Postnatal depression

17 Jul 2020

Even if you’re happy about becoming a mother, having a baby may still feel like a change that you’re not quite prepared for. You may feel overwhelmed and powerless, as though you’re not ready to handle your new life. This is all completely normal; the problem comes in when these feelings don’t seem to go away and they turn into postnatal depression. But help is always at hand, and these difficult feelings are nothing to be ashamed of.

According to the South African Depression and Anxiety Group, there are three types of postnatal (also known as postpartum) depression:

  1. Postpartum blues: This is when a new mom feels weepy and irritable, and can last several days. It’s a fairly common type of postnatal depression, and affects about 70% of women during the first week after delivery. It usually goes away, and, more often than not, all mom needs is some downtime and support.

  2. Postpartum psychosis: This is a serious condition, when the irritability and weepiness quickly changes into mental confusion, hyperactivity, hallucinations and, occasionally, threatening behaviour towards the baby. Postpartum psychosis is rare but if a new mom shows symptoms she needs to see a doctor immediately, and she may need to spend time in a hospital to recover.

  3. Postpartum depression: This usually begins in the first three months after birth, and is quite common (between 10 and 15% of new moms will suffer from postpartum depression). Symptoms included crying, irritability, apathy, anxiety, lack of appetite, insomnia, and highly impaired concentration and decision-making. If symptoms go on for more than two weeks it’s best to consult a mental health practitioner, as it can lead to more serious issues like difficulty bonding with baby, a lack of confidence, and an inability to leave the house. Some moms may even begin to worry that they might hurt their baby due to intense feelings of frustration and hopelessness.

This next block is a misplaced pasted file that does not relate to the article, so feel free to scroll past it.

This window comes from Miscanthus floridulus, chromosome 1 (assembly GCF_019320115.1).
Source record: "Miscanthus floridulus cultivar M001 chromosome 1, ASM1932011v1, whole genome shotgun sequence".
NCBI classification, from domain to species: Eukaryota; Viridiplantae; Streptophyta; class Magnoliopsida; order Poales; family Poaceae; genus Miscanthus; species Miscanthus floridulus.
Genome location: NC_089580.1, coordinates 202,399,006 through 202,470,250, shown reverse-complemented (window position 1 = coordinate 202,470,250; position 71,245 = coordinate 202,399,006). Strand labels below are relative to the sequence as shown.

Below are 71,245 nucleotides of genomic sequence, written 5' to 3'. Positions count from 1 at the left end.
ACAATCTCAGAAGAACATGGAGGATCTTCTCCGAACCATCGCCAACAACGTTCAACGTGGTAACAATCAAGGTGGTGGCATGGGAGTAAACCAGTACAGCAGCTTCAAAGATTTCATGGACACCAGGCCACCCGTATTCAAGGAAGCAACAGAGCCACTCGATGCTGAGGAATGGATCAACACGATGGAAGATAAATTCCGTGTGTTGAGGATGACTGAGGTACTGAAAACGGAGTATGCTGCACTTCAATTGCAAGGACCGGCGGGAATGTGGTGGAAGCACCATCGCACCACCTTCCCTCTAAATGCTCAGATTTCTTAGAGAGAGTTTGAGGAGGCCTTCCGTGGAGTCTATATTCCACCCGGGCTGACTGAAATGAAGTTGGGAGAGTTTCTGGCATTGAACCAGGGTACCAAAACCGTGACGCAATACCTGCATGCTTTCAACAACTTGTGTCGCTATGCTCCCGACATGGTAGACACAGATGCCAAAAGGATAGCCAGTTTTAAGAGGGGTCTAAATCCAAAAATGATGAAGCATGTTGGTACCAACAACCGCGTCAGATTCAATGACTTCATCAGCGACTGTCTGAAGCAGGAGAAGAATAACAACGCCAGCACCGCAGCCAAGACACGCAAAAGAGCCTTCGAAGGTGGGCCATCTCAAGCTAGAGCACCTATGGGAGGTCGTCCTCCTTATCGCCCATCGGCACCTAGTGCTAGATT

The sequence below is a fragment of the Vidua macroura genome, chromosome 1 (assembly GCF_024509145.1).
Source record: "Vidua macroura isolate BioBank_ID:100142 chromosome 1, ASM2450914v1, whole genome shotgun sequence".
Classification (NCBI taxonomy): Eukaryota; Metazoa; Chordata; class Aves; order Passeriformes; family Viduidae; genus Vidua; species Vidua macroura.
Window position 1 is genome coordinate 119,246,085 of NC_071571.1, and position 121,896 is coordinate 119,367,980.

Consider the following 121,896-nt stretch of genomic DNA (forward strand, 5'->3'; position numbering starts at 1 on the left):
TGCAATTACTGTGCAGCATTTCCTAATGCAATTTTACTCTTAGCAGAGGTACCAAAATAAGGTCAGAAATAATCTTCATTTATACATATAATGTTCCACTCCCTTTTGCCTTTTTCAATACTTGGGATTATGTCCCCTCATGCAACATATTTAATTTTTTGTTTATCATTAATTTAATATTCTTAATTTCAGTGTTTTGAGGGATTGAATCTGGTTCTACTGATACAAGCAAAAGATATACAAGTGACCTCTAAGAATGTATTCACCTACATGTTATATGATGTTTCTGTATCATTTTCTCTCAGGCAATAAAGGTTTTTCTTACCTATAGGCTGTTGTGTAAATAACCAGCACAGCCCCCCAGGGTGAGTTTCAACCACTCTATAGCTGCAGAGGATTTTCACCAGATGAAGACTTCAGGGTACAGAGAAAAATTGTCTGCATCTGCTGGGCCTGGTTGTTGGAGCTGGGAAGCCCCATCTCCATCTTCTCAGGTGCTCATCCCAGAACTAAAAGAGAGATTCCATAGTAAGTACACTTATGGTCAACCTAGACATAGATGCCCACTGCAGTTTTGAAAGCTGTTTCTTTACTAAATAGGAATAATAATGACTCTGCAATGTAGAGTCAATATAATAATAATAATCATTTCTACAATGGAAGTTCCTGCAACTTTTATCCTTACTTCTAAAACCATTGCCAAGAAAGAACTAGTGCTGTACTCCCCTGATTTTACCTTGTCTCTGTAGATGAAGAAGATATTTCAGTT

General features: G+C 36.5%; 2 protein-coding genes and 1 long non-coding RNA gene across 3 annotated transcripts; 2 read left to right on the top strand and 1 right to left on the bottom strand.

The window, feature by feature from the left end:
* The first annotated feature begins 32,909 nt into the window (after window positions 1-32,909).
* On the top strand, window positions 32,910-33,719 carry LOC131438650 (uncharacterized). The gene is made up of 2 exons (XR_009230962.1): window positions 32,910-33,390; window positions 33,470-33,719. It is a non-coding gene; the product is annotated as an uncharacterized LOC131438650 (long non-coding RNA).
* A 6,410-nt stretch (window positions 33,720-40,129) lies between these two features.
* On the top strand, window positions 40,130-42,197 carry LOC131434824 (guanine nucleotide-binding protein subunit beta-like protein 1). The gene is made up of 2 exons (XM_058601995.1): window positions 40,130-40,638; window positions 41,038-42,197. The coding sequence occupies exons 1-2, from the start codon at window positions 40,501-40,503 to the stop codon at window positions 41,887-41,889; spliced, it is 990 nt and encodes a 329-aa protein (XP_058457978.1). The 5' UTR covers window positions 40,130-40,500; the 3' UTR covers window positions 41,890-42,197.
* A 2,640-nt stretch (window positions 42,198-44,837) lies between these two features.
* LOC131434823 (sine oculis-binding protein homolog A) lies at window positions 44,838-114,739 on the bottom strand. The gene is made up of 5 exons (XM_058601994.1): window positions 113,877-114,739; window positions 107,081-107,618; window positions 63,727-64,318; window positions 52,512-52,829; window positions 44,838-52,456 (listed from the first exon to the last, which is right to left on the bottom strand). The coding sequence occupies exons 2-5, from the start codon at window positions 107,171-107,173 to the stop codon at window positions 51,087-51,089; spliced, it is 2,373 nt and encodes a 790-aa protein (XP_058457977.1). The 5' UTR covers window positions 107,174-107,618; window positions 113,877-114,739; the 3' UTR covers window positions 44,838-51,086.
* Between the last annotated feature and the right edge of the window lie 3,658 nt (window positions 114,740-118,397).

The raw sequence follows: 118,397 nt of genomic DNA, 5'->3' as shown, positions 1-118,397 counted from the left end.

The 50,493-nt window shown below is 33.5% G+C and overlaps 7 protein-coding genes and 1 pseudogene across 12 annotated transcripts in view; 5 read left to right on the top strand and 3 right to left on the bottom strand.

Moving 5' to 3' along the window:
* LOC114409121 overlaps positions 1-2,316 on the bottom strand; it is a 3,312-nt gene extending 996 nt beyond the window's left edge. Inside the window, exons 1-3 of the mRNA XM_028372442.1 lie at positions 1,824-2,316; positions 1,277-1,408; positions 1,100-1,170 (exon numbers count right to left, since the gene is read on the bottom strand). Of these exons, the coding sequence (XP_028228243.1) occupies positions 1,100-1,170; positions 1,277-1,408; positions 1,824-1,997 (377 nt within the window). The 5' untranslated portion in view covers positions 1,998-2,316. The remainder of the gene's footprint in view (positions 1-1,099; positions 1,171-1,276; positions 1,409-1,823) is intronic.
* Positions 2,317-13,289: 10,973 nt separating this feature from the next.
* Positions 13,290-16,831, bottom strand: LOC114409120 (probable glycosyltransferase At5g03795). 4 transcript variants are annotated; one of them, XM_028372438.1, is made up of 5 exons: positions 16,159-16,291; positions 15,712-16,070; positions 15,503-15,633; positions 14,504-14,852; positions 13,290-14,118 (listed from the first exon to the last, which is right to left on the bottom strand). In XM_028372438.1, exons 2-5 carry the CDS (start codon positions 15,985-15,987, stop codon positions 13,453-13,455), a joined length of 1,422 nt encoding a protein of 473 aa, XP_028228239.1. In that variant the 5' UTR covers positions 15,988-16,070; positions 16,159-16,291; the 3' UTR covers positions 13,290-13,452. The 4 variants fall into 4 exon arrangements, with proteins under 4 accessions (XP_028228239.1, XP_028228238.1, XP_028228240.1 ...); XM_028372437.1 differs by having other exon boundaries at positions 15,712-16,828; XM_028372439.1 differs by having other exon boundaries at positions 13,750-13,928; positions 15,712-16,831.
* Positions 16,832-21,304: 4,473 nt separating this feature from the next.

Having postnatal depression can feel like a huge burden to bear, so it’s very important that a new mom gets help – and the sooner, the better. For some women, it lasts less than two weeks; for others it can go on for months to one year, and for a few women, it may take several years to get back on their feet.

What can you do?

The first step toward improving your situation is to talk about how you feel. Putting your feelings into words will begin to lighten your load. It also makes it easier for those around you to help out.

Start with your partner. The more open you are with each other, the easier it will be to get through this difficult time. Your immediate family and closest friends can also be of great help. As a single parent, you really need other adults with whom you can share your thoughts and feelings.

You may need to see your GP, who will refer you to a councillor or a psychiatrist, and you may need to take medication and/or undergo therapy to help you cope better. Research shows that postnatal depression passes, and that it does so quicker if you get help; so ask for help. There really is nothing to be ashamed of. Remember – help is out there. You're not alone.

If you think you may be suffering from the ‘baby blues’, or something more serious, contact the SADAG Mental Health Line on 011 234 4837; the Cipla WhatsApp Chat Line on 076 882 2775; or Lifeline on 0861 322 322